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'We're not woke', says Unilever boss

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An Orthodox Jewish man passes a Ben & Jerry's fridge in Jerusalem
An Orthodox Jewish man passes a Ben & Jerry's fridge in Jerusalem

The boss of Unilever has insisted the consumer goods behemoth is not "woke", as he sought to distance it from a decision by its Ben & Jerry's brand to stop selling ice cream in occupied Palestinian territories.

Alan Jope rejected the label despite saying the Marmite, Domestos and Magnum owner is committed to campaigning for "universal human truths" such as social justice and refugee rights.

Unilever has long trumpeted its social values, slashing carbon emissions across its brands and vowing to become "a beacon of diversity and inclusion".

However, it sparked fury in Israel this week when Ben & Jerry's said that serving occupied territories went against its values. Naftali Bennett, the prime minister, threatened the FTSE 100 company with "severe consequences" as a result.

Shares fell almost 6pc after Unilever said it had been hit by rising inflation costs.

Asked if Unilever was a woke business, Mr Jope said: "I would not like to characterise Unilever as a woke company. We’re not, we're driven by purpose. It drives a stronger business performance.

"We know that the consumer of tomorrow is making more conscious choices. Sustainability, over time, takes costs out [of the business]... it’s a magnet for the best talent, not just for younger people.”

He added that Dove is well-known for campaigning to improve self-esteem for girls, while Domestos is seeking to provide good sanitation across the planet and Hellmann's is fighting against food waste.

Mr Jope said that the independent board of Ben & Jerry's was behind the brand's Israel boycott, and that Unilever respected their decision in line with an acquisition agreement it signed 20 years ago.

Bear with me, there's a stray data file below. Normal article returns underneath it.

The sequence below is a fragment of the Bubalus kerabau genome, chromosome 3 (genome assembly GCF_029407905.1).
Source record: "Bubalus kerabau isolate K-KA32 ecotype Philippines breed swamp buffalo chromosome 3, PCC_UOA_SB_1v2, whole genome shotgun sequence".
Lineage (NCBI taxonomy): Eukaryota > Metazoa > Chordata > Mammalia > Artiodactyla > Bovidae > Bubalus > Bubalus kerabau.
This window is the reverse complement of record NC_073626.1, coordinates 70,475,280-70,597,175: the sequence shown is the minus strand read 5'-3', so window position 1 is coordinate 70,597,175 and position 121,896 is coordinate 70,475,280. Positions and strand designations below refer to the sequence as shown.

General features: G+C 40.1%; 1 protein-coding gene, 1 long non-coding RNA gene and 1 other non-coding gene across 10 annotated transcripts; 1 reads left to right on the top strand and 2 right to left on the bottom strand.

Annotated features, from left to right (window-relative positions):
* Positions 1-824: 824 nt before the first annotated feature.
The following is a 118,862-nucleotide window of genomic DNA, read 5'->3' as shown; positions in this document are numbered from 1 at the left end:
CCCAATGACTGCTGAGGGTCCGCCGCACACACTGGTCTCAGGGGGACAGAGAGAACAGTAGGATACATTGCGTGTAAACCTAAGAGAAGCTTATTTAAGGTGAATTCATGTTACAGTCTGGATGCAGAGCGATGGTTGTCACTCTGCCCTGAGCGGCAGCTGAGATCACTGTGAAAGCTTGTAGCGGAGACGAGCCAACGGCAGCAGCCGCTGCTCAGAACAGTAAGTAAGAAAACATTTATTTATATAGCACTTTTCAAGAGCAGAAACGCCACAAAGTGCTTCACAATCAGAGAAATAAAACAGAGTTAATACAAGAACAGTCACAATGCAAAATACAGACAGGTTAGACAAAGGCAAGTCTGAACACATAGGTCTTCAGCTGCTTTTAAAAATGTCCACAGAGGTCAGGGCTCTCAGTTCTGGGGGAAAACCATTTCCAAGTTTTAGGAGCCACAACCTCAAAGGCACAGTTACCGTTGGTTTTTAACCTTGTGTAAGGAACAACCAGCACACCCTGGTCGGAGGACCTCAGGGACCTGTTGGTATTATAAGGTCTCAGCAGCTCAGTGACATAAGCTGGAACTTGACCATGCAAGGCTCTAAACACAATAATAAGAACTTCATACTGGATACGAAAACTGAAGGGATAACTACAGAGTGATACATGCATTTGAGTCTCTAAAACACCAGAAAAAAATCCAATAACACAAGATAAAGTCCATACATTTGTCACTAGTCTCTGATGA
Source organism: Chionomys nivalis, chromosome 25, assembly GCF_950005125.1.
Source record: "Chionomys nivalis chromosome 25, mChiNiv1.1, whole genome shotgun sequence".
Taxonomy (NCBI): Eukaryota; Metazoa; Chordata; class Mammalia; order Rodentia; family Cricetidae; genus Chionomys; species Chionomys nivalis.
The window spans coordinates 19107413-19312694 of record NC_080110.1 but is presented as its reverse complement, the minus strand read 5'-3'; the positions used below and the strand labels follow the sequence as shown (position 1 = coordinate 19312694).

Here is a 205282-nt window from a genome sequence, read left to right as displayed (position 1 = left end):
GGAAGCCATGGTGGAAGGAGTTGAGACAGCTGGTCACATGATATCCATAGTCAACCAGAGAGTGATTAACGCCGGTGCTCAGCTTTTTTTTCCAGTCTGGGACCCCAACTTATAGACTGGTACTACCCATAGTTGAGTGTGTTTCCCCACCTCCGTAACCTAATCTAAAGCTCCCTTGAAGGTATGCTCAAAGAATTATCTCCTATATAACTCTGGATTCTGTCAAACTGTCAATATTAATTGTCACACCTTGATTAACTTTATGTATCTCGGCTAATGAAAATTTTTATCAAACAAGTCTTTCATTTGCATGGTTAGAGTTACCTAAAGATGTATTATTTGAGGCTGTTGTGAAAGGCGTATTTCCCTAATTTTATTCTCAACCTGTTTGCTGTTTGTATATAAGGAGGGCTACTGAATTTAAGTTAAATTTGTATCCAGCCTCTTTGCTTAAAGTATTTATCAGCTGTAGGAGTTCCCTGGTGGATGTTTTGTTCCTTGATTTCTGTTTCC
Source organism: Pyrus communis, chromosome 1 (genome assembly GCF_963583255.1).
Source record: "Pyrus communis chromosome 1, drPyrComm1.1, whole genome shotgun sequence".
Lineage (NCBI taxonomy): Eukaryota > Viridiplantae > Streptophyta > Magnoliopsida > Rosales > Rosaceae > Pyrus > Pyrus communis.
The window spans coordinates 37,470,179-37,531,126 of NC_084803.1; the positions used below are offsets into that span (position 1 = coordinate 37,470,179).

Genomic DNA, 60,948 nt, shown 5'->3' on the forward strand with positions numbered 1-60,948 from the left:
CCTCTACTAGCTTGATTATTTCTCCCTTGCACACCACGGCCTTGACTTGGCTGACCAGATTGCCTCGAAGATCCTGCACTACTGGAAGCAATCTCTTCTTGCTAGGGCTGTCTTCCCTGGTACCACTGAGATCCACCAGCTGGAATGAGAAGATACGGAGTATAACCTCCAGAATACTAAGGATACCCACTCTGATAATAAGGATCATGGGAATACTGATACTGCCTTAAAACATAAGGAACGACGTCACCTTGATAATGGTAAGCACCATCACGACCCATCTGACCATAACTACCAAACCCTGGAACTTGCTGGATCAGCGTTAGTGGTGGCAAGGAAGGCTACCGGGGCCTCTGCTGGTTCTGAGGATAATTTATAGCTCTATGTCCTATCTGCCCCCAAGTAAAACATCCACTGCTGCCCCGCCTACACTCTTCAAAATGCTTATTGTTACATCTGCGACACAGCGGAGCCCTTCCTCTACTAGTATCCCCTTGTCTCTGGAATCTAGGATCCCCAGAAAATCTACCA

The ice-cream company’s founders, Ben Cohen and Jerry Greenfield, started their business in a Vermont petrol station in 1978 and six years later set up the Ben & Jerry's Foundation before selling to Unilever in 2000.

Mr Jope said: "In the same way that Ben & Jerry’s have campaigned on issues of social justice, refugee rights and climate justice, I think the majority of our brands’ purpose-related initiatives are linked to universal human truths and it’s the nature of what our brands do."

The remarks came after Unilever updated the City on its half year results. It warned that it was grappling with the toughest inflation in more than a decade, and it has already hiked some prices globally on items such as skincare.

Mr Jope said that it has not passed on the costs to customers in the UK, but it anticipated “low, single digit price rises” in the coming months. He added, however, that Unilever was not experiencing “hyperinflation” and it would weather the storm.

Underlying sales rose by 5.4pc in the first half compared with 2020, with turnover of €25.8bn (£22.2bn).

Unilever hinted that a jump in prices of commodities including crude, palm and soya bean oil could hold back profits in the second half of the year. The underlying profit margin narrowed to 18.8pc from 19.8pc a year earlier.

Higher crude prices push up to the cost of making home-care products such as detergents, while shower gels and soap products are made from palm-oil.

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